Teachers Pay Teachers and My Ambivalence

Teachers Pay Teachers, the website described as “sharing economy”  for teaching professionals, has always felt a little strange to me. One of the joys of teaching, for me, has been developing and sharing materials with other like-minded colleagues–that has been one of the impetuses for this blog, after all. I believe in the quality of my materials, but I also believe in professional collaboration, and I learned, through the years, that sharing in the labor of developing lessons and assessments makes both the more mundane tasks of teaching less tiresome and the more creative tasks more invigorating. Therefore, I’ve never felt that I need to sell them in order to feel they have worth, or that sharing them freely is a mistake.

There’s also just my own cheapness. Why would I pay for a worksheet I can make myself? (Which is basically how I feel whenever I do my own googling for lesson ideas and come across something that someone has posted on TpT). That makes it hard to believe that others would pay a buck or two just to save time, but the reality is, many teachers will. Some don’t have the support of colleagues or many resources at their disposal, and some just would rather spend a couple of dollars than reinvent.

A few things recently have caused me to reconsider TpT, and (spoiler alert!) open a store of my own. First, I have two friends that are total pros: History Gal and Writing by Rachel. Their materials are high-quality, their stores are professional-looking and complete, and they enjoy the creating that they do for the site. Second, I’ve been out of the classroom and I don’t have many opportunities to share work, collegially, with friends. While I wholeheartedly believe that new teachers shouldn’t have to reinvent the wheel, I also like to share with folks who are contributors, who I trust to use the materials well, and who will genuinely appreciate the help. (My Dropbox files are open and available for any former colleagues meeting the aforementioned description–my items are free for you). But why shouldn’t I take advantage of a platform where maybe I can help those teachers who are short on time or in creativity and perhaps make a little fun-money on the side? (Emphasis on “a little” bit…most items sell for $1, of which you might take home 85 cents. I’ve made about $9 in two months).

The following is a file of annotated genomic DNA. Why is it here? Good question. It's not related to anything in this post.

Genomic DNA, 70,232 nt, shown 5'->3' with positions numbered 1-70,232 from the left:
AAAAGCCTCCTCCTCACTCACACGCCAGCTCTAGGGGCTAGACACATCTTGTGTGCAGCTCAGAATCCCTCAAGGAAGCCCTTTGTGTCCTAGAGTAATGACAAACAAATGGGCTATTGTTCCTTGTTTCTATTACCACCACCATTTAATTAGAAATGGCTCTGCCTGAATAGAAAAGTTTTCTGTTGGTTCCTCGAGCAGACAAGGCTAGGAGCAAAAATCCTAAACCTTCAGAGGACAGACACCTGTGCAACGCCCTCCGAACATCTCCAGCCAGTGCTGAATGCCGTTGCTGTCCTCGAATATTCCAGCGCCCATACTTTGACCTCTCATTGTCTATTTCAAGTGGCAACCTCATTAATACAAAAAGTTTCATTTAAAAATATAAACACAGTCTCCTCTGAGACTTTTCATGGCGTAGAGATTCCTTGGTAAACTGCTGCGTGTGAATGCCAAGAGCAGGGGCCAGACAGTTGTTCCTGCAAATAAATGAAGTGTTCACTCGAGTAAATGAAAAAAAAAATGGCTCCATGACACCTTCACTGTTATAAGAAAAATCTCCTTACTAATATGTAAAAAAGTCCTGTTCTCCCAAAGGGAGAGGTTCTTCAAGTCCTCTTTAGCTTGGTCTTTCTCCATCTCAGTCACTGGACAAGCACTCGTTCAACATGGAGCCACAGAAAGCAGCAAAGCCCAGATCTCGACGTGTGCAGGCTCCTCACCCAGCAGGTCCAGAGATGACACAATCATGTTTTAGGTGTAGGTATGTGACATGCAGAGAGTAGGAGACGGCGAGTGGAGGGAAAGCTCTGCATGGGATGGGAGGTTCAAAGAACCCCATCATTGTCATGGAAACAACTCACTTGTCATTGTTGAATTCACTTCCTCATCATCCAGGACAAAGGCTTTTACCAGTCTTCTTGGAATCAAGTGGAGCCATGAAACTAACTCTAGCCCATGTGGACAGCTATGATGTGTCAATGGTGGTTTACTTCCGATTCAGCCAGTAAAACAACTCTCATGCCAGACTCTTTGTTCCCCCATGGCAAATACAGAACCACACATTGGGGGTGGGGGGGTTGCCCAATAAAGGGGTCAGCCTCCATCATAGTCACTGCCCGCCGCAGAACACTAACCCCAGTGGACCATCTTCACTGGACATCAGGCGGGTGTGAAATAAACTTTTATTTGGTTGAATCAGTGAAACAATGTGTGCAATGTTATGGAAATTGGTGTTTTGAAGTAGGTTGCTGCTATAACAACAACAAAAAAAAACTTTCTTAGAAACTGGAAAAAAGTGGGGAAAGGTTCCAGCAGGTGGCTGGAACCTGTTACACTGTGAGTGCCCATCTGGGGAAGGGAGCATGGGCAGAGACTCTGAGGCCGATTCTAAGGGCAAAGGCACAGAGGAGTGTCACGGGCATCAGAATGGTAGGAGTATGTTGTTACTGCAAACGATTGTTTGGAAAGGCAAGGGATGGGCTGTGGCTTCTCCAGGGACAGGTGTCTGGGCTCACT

So, I’m selling some of my teaching materials. My teaching experience has been so collaborative that it can be tricky to separate out what is mine and what belongs to others, but I try to be strict about using only what I produced myself, and what I haven’t already shared with my district or created for other grants (an issue discussed in this earlier NYT article on the subject). It’s also hard because you realize that so much of classroom magic is not in what’s put down on the handouts or in the assignment description, it’s in the live-action bits: the class discussions, the lectures, the bad jokes…the reasons that teaching can’t simply be reduced to a computer interface or workbook of exercises. A lot of what I have used in the past simply can’t be put into a format that will sell on the site–it wouldn’t make any sense.

It’s tough to advertise, too, when honestly I would give away most of it to anyone who asked nicely. But perhaps the few friends who are reading this might share it with a few more friends who need good United States History or World Religions resources, and they might pass it along (or pin it! or tweet!) We’ll see how it goes, and I have faith that the fun-money will add up eventually, and I’ll be able to buy some new books or something!

Oh yeah, the link! Creative Instruction. Check it out!

P.S. Also, if anyone from TpT is reading this, why is it so cumbersome to add new materials? The worst part is labeling what type of resource it is and what subjects you teach. Instead of a drop-down everytime, it should recognize that most teachers reuse the same labels each time and allow you to choose from those. Just an idea! Thanks!

P.P.S. Anyone out there reading have a store? Or thoughts on TpT? I’d love to hear–please leave a comment below!

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